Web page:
So what is it about the system that makes it so special? You could argue that high taxes and a small population is the reason that Finland has such great education. But the way learning is integrated as a building block of Finnish society is what makes this small country a world-leader in education, and in happiness. For example, Finnish education is not under the burden of rankings or systemised inspections, which gives teachers much more space to experiment with curricula and learning approaches. This freedom is also extended to the students, who are not subjected to standardised testing, but are graded through portfolio-based assessments and competencies.

Akseli Huhtanen

During my time in Finland I was lucky enough to visit Omnia College, a vocational FE institution in Espoo. The college trains post-16 students in vocational subjects such as housebuilding, carpentry, fashion, and business and administration. Despite being a popular destination for school-leavers who prefer to follow a vocational career path (around half of 9th graders choose this path, confirmed Marianne Huusko), 50% of Omnia’s students are adult learners who are often already in work. Many of the learners at the college already have a BA or even an MA degree.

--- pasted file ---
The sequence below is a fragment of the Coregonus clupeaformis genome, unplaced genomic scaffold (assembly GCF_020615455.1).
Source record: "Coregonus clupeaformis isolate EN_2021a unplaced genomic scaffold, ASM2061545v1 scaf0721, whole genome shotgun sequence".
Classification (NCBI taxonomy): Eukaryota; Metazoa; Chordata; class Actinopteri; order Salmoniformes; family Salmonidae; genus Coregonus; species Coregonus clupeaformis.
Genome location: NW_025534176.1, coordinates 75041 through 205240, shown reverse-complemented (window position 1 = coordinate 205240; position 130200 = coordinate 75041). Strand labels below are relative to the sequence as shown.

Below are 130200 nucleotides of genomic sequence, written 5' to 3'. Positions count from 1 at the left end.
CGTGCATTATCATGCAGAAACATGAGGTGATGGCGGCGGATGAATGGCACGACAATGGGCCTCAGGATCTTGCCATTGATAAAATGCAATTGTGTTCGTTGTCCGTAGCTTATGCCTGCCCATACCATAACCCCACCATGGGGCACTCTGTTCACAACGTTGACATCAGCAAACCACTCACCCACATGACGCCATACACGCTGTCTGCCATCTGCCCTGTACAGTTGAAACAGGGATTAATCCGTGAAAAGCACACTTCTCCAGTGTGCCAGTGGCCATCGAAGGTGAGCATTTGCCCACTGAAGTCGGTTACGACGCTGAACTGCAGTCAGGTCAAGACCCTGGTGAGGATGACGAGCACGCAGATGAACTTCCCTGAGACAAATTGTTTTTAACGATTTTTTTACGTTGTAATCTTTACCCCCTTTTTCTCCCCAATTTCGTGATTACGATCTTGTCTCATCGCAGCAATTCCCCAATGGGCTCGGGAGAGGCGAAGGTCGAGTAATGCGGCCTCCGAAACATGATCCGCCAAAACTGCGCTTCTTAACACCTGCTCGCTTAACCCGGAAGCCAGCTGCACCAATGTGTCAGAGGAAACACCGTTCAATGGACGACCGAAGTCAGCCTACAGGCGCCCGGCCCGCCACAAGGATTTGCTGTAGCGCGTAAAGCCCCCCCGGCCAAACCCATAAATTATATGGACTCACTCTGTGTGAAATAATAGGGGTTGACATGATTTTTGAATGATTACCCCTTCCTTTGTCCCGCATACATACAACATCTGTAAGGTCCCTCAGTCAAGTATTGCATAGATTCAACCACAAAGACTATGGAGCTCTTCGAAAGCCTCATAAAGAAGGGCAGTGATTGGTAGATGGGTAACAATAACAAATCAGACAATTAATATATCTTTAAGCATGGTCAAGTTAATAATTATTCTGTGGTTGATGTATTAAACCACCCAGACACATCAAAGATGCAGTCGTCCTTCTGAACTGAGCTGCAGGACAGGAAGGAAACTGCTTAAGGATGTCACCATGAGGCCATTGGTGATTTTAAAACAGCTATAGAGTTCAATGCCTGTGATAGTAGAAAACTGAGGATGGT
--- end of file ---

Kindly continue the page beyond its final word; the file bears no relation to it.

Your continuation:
There is not a hierarchical view of academic and vocational learning in Finland as there is in the UK. As Marianne explained, “There is no dead-end in the Finnish educational system. Vocational learners can still go to university afterwards if they like.”

It helps that all higher education in Finland is completely free, and that even if you’re an adult in a full-time position, there are subsidies to help you pay for courses that may help you with your job, or even just interest you. There appear to be no barriers to learning in Finland, and technology plays a key part in its success.

Mervi Jansson, CEO of Omnia Education Partnerships explained that digital skills are a large part of the vocational programmes taught at the college, and that much of the administration of the grading-by-portfolio system relies on technology, such as the blogs that have been introduced to courses such as landscaping, in order for the students to track and document their learning process.